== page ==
I read somewhere that Africa historically often had a checkerboard settlement pattern - empty or dense, but nothing in between. They needed the population density to drive off elephants, which would otherwise eat their crops. So the American frontier, Little House on the Prairie-type settlement pattern wouldn't work for th, and by analogy wouldn't work in a land of monsters.
So that's the first thing that comes to mind, is huddled masses. If a settlement grows enough to expand they'll do that in a pulse, colonists moving all together to a new location, and throwing up walls first thing.
Everything is walled of course, cities, towns, villages and hamlets all have at least a log palisade. Inns are fortified. Monasteries and temples are fortified. Bucolic thatched flimsy houses that illustrators like to draw don't exist.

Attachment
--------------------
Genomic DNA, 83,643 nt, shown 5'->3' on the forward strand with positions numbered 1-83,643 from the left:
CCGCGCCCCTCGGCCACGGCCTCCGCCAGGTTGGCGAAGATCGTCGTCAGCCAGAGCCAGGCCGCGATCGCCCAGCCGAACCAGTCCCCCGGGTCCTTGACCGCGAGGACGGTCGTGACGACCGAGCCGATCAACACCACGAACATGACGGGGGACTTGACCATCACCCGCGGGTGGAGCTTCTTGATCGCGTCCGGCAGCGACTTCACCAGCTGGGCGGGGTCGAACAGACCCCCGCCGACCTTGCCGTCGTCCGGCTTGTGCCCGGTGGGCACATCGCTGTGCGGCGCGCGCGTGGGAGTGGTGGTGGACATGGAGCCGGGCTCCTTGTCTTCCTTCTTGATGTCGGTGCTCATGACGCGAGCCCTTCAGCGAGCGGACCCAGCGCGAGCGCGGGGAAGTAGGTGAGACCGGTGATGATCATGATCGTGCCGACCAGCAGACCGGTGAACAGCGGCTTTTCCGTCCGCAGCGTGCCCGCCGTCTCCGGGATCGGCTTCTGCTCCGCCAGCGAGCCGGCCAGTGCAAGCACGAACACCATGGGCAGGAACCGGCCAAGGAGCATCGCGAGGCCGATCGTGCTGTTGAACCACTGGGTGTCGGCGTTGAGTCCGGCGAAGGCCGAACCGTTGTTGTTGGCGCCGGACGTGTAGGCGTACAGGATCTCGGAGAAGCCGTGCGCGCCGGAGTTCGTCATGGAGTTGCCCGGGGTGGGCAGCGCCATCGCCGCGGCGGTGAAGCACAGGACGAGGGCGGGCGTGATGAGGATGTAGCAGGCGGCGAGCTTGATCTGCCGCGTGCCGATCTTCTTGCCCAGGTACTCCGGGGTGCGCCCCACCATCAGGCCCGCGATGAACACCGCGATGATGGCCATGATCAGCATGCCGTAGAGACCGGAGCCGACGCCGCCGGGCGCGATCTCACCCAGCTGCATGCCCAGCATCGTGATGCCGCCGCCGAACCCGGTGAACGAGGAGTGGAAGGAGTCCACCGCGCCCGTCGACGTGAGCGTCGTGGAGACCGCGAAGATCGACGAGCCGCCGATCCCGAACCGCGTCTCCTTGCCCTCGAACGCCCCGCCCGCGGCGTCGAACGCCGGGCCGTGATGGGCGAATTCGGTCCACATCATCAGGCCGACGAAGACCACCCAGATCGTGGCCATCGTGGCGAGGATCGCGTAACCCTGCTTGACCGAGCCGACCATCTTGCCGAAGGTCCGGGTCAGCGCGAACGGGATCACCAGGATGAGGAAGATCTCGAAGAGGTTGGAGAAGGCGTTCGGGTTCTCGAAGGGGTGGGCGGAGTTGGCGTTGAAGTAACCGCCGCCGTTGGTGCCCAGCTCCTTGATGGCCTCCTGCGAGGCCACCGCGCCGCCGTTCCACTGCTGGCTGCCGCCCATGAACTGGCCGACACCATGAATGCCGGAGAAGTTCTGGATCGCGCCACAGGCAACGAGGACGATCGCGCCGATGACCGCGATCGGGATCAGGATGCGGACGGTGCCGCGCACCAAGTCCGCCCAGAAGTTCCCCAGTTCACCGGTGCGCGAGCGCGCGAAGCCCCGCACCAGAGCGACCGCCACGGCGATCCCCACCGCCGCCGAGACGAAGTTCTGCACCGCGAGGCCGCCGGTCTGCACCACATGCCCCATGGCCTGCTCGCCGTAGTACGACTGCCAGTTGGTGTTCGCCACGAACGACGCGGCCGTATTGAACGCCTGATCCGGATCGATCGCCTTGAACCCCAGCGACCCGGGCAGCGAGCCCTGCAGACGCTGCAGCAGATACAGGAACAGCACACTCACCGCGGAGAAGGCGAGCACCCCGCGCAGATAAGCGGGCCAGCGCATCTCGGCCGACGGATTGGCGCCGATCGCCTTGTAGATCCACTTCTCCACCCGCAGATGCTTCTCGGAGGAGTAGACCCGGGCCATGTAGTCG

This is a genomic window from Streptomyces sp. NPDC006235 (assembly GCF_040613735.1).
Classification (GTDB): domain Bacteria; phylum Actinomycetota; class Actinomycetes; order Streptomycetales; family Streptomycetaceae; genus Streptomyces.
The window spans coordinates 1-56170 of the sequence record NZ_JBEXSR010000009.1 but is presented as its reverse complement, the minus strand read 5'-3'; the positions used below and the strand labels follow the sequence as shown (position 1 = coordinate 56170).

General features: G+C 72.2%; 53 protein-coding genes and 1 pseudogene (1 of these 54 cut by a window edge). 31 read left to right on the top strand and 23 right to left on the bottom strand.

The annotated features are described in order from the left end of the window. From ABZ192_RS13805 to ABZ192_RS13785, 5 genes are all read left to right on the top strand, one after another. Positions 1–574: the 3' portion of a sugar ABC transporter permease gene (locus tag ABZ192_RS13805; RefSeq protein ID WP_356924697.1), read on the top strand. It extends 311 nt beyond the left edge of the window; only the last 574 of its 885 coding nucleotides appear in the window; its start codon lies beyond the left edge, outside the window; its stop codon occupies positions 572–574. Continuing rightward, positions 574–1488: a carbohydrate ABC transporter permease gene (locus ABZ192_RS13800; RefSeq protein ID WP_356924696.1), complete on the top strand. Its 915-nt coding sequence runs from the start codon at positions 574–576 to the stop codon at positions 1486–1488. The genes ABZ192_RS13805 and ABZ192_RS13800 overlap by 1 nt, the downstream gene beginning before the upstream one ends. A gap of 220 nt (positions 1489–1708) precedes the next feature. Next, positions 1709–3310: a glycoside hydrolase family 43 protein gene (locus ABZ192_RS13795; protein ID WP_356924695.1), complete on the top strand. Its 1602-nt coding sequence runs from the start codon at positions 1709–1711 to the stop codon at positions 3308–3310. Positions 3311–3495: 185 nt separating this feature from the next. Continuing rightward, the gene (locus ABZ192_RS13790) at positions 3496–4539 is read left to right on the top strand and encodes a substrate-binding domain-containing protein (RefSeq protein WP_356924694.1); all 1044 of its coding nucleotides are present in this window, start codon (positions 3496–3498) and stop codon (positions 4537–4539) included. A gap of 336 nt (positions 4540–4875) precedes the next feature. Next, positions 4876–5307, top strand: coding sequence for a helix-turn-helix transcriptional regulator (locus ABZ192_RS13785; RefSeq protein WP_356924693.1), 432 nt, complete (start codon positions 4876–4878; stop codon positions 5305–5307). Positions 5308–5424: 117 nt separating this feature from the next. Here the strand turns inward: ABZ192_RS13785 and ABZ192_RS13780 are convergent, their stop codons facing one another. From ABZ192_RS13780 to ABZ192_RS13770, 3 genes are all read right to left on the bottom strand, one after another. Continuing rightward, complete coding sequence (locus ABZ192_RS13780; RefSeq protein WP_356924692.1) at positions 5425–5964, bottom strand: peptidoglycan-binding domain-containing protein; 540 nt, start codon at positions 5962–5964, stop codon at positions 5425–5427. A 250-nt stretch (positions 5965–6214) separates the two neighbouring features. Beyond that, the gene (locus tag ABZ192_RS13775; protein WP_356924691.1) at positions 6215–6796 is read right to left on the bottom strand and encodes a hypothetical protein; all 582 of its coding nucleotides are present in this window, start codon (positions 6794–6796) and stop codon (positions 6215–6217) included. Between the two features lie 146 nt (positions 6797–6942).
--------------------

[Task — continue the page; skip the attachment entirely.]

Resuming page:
Just like knights and nobles in our world got their start not only as the conquerors and taxers but also the defenders against raiders and other conquerors, the warriors and nobility would be defenders against monsters. No posh effete nobles who rule by birthright but characters with classes and levels. If they don't go on the same quests or dungeon delves as the PCs it's either because they've got other problems or they're happy with the levels they have and are content to guard their town.
You could also do something with superstition. Witch marks, magic charms, bundles of herbs in every window, offerings to the spirits of the wood before every trip into it. Some amount of it works, but there's so much cruft built up around it that knowing and doing it all is a full time job for someone working the land. It's of less use to a wandering monster slayer, though sometimes a sage can pick out what's truly functional.
And don't go out at night! This is already implied by the old encounter tables. Dangerous things are most common at night, but whether by choice or binding they don't often break down your door.